In 1998, Washington starred in Spike Lee's film He Got Game, where he played a father serving a six-year prison term when the prison warden offers him a temporary parole to convince his top-ranked high-school basketball player son (Ray Allen) to sign with the governor's alma mater, Big State. The film was Washington's third collaboration with Lee.

In 1999, Washington starred in The Hurricane, a film about boxer Rubin 'Hurricane' Carter, whose conviction for triple murder was overturned after he spent almost 20 years in prison.

In 2000, Washington appeared in the Disney film Remember the Titans which grossed over $100 million in the U.S. That year, Washington also won a Golden Globe award for Best Actor in a Dramatic Movie for his work in The Hurricane. He was the first black actor to win the award since Sidney Poitier in 1963.

Washington won an Academy Award for Best Actor for the 2001 cop thriller Training Day, where he played Detective Alonzo Harris, a corrupt L.A. cop with horrific law-enforcement tactics. He was the second black performer to win the category after Sidney Poitier, who was presented with an Honorary Academy Award the same night.

After appearing in 2002's box office success, the healthcare-themed John Q., Washington directed his first film, a well-reviewed drama called Antwone Fisher, in which he also co-starred.

Between 2003 and 2004, Washington appeared in a series of thrillers that performed generally well at the box office, including Out of Time, Man on Fire, and The Manchurian Candidate. In 2006, he starred in Inside Man, a Spike Lee-directed bank heist thriller co-starring Jodie Foster and Clive Owen, released in March, and Déjà Vu.

In 2007, Washington co-starred with Russell Crowe, for the second time after 1995's Virtuosity, in Ridley Scott's American Gangster. He also directed and starred in the drama The Great Debaters with Forest Whitaker. He next appeared in Tony Scott's 2009 film The Taking of Pelham 1-2-3 (a remake of the 1974 thriller of the same name), where he played New York City subway security chief Walter Garber opposite John Travolta's villain.

In 2010, Washington starred in The Book of Eli, a post-Apocalyptic drama set in the near future. Also in 2010, he starred as a veteran railroad engineer in the action film Unstoppable, about an unmanned, half-mile-long runaway freight train carrying dangerous cargo. The film was his fifth and final collaboration with director Tony Scott, following Crimson Tide (1995), Man on Fire (2004), Déjà Vu (2006) and The Taking of Pelham 1-2-3 (2009).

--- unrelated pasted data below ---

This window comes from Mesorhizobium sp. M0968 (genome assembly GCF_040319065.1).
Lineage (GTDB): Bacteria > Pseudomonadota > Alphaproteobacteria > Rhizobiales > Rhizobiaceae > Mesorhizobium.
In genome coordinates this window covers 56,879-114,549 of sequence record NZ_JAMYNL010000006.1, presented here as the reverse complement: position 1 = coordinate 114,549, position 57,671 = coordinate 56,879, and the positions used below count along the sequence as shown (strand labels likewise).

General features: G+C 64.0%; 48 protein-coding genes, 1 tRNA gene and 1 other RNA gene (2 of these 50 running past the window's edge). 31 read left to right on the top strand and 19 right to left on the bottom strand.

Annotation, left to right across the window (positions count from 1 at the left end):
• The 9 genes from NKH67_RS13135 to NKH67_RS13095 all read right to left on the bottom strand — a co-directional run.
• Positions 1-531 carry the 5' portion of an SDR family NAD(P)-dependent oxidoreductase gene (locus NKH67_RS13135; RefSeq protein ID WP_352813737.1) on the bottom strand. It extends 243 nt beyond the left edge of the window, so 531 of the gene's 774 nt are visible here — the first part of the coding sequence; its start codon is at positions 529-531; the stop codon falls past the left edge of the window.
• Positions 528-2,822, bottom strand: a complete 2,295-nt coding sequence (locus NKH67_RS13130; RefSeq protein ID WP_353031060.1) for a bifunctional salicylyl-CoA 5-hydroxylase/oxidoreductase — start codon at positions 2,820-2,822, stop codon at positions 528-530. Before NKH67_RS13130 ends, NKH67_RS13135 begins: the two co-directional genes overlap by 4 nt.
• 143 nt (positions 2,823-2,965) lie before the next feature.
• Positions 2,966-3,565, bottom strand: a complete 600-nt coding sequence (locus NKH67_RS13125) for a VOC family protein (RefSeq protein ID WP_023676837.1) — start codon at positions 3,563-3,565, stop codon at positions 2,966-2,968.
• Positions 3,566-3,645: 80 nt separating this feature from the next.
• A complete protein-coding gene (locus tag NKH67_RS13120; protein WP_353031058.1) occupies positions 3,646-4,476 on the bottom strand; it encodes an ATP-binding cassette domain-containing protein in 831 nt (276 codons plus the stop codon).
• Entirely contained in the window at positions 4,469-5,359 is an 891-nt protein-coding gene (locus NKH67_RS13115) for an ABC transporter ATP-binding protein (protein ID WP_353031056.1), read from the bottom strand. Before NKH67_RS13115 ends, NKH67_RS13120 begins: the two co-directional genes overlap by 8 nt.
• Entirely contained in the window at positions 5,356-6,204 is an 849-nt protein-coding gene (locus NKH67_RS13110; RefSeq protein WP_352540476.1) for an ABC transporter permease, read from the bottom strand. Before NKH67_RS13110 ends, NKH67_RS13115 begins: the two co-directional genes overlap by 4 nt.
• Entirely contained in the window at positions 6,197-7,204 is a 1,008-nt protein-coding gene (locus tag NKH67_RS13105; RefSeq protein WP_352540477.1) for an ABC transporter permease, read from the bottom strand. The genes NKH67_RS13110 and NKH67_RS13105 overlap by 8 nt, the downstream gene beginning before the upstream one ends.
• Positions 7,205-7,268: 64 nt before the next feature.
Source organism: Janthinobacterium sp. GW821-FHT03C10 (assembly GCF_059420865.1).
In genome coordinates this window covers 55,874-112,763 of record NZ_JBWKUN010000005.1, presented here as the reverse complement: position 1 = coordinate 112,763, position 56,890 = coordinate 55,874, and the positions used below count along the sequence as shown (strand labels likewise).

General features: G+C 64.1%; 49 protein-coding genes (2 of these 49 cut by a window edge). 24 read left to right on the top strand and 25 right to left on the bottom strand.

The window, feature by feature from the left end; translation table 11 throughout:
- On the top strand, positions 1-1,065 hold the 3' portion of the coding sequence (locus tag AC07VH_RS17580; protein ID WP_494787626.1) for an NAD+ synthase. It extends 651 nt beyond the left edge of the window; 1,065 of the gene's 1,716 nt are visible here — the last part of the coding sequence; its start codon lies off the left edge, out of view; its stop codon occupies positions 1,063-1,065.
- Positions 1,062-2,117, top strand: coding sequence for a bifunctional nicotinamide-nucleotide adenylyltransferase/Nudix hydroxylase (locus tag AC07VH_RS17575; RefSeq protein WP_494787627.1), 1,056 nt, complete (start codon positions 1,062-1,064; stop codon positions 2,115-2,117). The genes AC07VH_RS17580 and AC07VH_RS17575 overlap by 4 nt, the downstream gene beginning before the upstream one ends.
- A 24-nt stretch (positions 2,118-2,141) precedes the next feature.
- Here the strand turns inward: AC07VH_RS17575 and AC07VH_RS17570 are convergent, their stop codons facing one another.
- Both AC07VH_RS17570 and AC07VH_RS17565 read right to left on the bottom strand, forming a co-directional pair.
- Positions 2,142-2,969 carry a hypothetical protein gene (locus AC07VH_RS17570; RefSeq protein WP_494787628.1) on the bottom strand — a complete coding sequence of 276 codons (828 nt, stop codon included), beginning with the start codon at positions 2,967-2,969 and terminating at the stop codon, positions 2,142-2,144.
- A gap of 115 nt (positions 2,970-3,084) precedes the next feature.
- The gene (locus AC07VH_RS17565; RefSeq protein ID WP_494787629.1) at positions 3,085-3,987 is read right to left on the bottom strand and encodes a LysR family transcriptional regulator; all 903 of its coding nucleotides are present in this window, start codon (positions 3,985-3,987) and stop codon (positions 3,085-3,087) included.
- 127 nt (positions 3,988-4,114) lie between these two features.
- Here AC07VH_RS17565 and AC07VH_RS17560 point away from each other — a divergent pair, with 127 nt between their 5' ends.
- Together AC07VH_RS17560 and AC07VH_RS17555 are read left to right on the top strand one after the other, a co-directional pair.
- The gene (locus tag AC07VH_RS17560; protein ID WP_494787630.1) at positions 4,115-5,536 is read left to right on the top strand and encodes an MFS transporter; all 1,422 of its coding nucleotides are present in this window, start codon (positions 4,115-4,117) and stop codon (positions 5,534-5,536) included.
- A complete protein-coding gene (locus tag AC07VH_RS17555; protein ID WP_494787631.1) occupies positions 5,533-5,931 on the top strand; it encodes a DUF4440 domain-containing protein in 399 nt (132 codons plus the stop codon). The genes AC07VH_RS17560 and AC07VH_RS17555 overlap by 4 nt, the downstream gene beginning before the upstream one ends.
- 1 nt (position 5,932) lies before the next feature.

In 2012, Washington starred in Flight, for which he was nominated for an Academy Award for Best Actor. He co-starred with Ryan Reynolds in Safe House, where he prepared for his role by subjecting himself to a torture session that included waterboarding. In 2013, Washington starred in 2 Guns, alongside Mark Wahlberg. In 2014, he starred in The Equalizer, an action thriller film directed by Antoine Fuqua and written by Richard Wenk, based on the TV series of the same name starring Edward Woodward.

In 2016, Washington starred as one of the leads in the remake of the 1960 western The Magnificent Seven, alongside Chris Pratt, Ethan Hawke, Vincent D'Onofrio, Lee Byung-hun, Manuel Garcia-Rulfo, Martin Sensmeier, Haley Bennett, and Peter Sarsgaard.

In 2016, Washington directed the film Fences, co-starring Viola Davis and based on Wilson's play of the same name. Set in 1950s Pittsburgh, Washington plays a former Negro league baseball player working as a waste collector who struggles to provide for his family and come to terms with the events of his life. For his performance, Washington was nominated in the Best Actor category for a Golden Globe Award and an Academy Award. In 2017, Washington starred in the legal drama Roman J. Israel, Esq.. His performance was praised by critics and led to nominations for a Golden Globe Award, a Screen Actors Guild Award and an Academy Award, Washington's ninth Oscar nomination overall, and his sixth for Best Actor.


On June 25, 1983, Washington married Pauletta Pearson, whom he met on the set of his first screen work, the television film Wilma. The couple have four children: John David (b. July 28, 1984), a former football player with the United Football League's Sacramento Mountain Lions; Katia (b. November 27, 1986) who graduated from Yale University with a Bachelor of Arts in 2010; and twins Olivia and Malcolm (b. April 10, 1991). Malcolm graduated from the University of Pennsylvania with a degree in film studies, and Olivia played a role in Lee Daniels's film The Butler. In 1995, Denzel and Pauletta renewed their wedding vows in South Africa with Archbishop Desmond Tutu officiating.

Washington is a devout Christian, and has considered becoming a preacher. He stated in 1999, "A part of me still says, 'Maybe, Denzel, you're supposed to preach. Maybe you're still compromising.' I've had an opportunity to play great men and, through their words, to preach. I take what talent I've been given seriously, and I want to use it for good." In 1995, he donated US$2.5 million to help build the new West Angeles Church of God in Christ facility in Los Angeles. Washington says he reads the Bible daily.